Oil and gas industries have plenty of experience and history of preventing oil spills, but they have “little experience in containing and cleaning up oil spills” (“Oil”). With the possibility of polluting the water, the plan for Arctic drilling loses the votes of all environmentalists, a group that is not to be trifled with. If authorization to drill in this region relied upon the approval of the environmentalists, it could be nearly impossible because of their strong lobbying power. The drilling is also viewed as a diversion to the country’s real dilemma, which is its disproportionately high rate of oil use.
Americans guzzle up over twenty-five percent of the world’s total oil consumption. The United States should be working on making vehicles more fuel efficient so that a gallon of oil goes a long way rather than sucking the earth dry of all its oil. This fact, by itself, is seen as a more pertinent problem on which the country should focus instead of increasing available production. Another reason against the drilling in the Arctic region is that, even if the drilling is approved, there may not be as large yield as expected. All the statistics about how much oil exists beneath the Arctic National Wildlife Refuge come solely from estimates.
So, even if approved and the country spends the money to begin drilling, it could all be for nothing and a waste of time and money. Although there are perceived benefits to the Arctic drilling, in the end the question of “do the ends justify the means” cannot be answered affirmatively. The United States consumes excessive amounts of oil, and we should be spending money and working harder to find efficient alternative energy sources. The rest of the world has found ways to live consuming far less oil than the United States, so with a little change in lifestyle, the nation can slowly wean itself from using oil excessively.
Oil is a non-renewable source of energy that will not always be available; especially at the rate we are consuming it. There are renewable sources of energy available. Solar power is a big one; the sun will always be there, and the sun supplies a boundless amount of energy to be used. Rather than taking the easy short-term route and continuing to use oil until it is gone for good, researching alternatives should be the top priority over searching for oil reserves.
Finding and using renewable energy sources eliminates the temptation of milking the oil until it is all gone and then forcing us to scramble to find a new energy source. The possibility that there is even a chance that drilling will not yield the estimated quantities is reason enough to find other viable alternatives. The United States will, in time, ultimately decide if the nation will drill in the Arctic National Wildlife Refuge. If the country decides to drill, it could realize that the drilling was merely stalling an inevitable problem.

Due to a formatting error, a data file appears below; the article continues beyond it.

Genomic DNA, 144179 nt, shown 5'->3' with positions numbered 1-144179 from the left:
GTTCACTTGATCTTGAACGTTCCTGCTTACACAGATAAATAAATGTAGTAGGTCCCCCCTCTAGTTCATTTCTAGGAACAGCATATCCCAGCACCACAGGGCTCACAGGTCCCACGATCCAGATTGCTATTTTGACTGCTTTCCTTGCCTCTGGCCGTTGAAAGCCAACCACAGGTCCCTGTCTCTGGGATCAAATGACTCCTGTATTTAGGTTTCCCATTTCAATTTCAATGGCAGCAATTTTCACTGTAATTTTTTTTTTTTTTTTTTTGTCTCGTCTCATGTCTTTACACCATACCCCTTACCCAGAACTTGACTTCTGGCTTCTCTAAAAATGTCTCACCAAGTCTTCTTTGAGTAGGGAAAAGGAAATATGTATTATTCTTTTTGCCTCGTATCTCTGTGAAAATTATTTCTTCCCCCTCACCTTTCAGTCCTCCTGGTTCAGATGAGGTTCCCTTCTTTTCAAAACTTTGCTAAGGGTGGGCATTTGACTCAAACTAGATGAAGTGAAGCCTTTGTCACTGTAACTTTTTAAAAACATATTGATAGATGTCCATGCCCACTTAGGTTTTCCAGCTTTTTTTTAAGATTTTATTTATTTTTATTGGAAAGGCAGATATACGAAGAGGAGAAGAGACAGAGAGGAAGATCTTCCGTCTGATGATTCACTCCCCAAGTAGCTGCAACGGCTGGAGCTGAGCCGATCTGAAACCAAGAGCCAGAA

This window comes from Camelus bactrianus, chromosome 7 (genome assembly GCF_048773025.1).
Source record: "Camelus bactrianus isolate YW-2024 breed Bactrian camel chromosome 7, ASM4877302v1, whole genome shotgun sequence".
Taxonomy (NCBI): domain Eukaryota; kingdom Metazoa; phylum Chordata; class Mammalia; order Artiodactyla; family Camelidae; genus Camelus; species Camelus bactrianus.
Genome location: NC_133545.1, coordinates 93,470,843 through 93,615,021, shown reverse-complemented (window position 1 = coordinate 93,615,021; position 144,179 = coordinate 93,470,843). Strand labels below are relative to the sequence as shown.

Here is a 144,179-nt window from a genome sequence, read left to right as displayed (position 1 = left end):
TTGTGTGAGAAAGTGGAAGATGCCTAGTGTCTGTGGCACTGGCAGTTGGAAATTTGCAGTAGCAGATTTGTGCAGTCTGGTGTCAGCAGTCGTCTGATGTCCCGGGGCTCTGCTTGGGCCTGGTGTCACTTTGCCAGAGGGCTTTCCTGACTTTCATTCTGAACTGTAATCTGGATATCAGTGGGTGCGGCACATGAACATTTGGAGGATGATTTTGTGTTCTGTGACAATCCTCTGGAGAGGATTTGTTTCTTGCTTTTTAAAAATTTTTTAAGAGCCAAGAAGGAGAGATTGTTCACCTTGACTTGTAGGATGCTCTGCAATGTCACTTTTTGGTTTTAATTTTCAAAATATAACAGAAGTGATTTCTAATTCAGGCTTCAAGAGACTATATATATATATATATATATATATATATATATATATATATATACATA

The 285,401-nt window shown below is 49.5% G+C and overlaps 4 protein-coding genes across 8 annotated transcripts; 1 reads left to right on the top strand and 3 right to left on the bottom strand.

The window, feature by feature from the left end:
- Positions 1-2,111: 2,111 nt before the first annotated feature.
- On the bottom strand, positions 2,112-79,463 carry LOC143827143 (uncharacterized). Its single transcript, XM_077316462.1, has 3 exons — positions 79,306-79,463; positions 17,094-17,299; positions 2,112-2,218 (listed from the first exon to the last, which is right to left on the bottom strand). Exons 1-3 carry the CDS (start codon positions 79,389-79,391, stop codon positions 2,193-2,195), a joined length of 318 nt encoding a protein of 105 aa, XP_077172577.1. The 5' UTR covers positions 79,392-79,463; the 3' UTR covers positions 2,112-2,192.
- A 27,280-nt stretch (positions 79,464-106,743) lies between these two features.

When oil does become unavailable, there needs to be alternative sources of energy, and if the country chooses to ignore this reality, it will suffer two big consequences: the economy will experience much more hardship than it ever has, and the United States may become inferior to other countries and lose the power it once had as a nation. The other possibility is that the decision will be made to shut down the proposal to drill in the Arctic region. Oil will still be available for some time, although the price may continue to increase, and eventually Americans will be forced to use alternative sources of energy.
This transition from oil being used as the primary source of energy to an alternate source, such as solar power or hydro-electric energy, will allow the nation to not rely as heavily upon importing from other countries. Drilling in the Arctic will not lower gas prices or make the United States more independent. The only way to achieve both of these goals would be to become less dependent on oil. That means finding an alternative energy source, making vehicles more fuel efficient or a combination of the two.
As of right now the future looks bright because the Honorable President Barack Obama “strongly rejects drilling in the Arctic National Wildlife Refuge… by 2020 Obama hopes twenty percent of all United States energy will come from renewable sources” (Obama). If the nation continues to follow in this vision Obama has put forth, it could experience numerous benefits. Only time will tell if our country will take advantage of the opportunity at hand to start searching for alternatives now, or continue to milk oil until it is gone and start scrambling for energy sources then.